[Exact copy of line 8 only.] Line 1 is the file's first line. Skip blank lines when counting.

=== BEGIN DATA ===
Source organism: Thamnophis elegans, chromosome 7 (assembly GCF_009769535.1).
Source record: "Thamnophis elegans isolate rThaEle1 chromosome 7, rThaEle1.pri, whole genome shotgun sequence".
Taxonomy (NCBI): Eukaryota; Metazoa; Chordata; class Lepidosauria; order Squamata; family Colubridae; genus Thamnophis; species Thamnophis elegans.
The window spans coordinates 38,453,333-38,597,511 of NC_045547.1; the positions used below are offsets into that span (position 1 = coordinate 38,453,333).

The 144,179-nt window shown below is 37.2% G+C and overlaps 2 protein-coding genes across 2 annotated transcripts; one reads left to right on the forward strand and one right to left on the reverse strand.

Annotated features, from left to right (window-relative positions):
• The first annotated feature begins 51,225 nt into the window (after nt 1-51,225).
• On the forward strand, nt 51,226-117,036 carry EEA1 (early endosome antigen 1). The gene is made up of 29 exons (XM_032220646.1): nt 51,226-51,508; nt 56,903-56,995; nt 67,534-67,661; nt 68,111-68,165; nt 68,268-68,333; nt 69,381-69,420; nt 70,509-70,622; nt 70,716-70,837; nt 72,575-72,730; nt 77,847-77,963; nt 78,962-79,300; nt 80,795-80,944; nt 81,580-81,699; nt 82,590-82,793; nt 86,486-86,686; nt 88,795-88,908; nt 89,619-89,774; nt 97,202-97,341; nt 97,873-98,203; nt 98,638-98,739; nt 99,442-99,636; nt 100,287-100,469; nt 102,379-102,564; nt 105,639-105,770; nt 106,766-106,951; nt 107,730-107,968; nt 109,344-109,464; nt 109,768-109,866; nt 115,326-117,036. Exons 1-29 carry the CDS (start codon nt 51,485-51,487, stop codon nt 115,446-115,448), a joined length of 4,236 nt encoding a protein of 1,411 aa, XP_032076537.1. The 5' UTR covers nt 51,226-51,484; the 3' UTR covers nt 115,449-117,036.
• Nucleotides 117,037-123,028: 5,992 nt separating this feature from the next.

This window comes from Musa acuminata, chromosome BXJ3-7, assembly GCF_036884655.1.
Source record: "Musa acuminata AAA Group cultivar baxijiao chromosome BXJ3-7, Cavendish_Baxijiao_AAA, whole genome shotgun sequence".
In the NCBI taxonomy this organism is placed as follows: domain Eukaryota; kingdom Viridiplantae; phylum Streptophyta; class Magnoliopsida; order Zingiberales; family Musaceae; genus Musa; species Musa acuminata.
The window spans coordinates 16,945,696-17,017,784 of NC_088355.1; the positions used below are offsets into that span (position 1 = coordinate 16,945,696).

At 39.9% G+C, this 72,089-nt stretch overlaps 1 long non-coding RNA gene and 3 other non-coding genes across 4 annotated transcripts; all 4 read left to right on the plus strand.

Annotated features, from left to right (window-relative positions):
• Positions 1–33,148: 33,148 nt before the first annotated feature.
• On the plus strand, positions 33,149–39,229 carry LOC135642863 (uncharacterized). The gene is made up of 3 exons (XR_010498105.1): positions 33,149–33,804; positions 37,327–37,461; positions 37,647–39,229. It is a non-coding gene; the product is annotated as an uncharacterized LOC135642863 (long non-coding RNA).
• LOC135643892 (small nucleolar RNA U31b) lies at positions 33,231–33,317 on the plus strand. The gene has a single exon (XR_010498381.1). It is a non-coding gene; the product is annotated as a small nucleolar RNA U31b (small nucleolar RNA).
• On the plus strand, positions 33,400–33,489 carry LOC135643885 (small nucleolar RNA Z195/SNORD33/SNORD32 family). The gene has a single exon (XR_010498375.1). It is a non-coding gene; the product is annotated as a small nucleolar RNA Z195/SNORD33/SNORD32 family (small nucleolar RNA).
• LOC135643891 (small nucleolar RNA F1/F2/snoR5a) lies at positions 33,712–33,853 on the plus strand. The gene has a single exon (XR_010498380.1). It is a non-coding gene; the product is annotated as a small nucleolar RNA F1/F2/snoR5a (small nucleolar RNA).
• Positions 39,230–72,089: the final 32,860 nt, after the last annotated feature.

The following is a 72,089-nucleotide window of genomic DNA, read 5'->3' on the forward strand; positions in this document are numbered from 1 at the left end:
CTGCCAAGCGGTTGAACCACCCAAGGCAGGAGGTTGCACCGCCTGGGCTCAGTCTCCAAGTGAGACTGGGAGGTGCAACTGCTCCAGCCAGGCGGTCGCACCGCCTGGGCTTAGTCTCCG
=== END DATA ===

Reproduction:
• On the forward strand, nt 51,226-117,036 carry EEA1 (early endosome antigen 1). The gene is made up of 29 exons (XM_032220646.1): nt 51,226-51,508; nt 56,903-56,995; nt 67,534-67,661; nt 68,111-68,165; nt 68,268-68,333; nt 69,381-69,420; nt 70,509-70,622; nt 70,716-70,837; nt 72,575-72,730; nt 77,847-77,963; nt 78,962-79,300; nt 80,795-80,944; nt 81,580-81,699; nt 82,590-82,793; nt 86,486-86,686; nt 88,795-88,908; nt 89,619-89,774; nt 97,202-97,341; nt 97,873-98,203; nt 98,638-98,739; nt 99,442-99,636; nt 100,287-100,469; nt 102,379-102,564; nt 105,639-105,770; nt 106,766-106,951; nt 107,730-107,968; nt 109,344-109,464; nt 109,768-109,866; nt 115,326-117,036. Exons 1-29 carry the CDS (start codon nt 51,485-51,487, stop codon nt 115,446-115,448), a joined length of 4,236 nt encoding a protein of 1,411 aa, XP_032076537.1. The 5' UTR covers nt 51,226-51,484; the 3' UTR covers nt 115,449-117,036.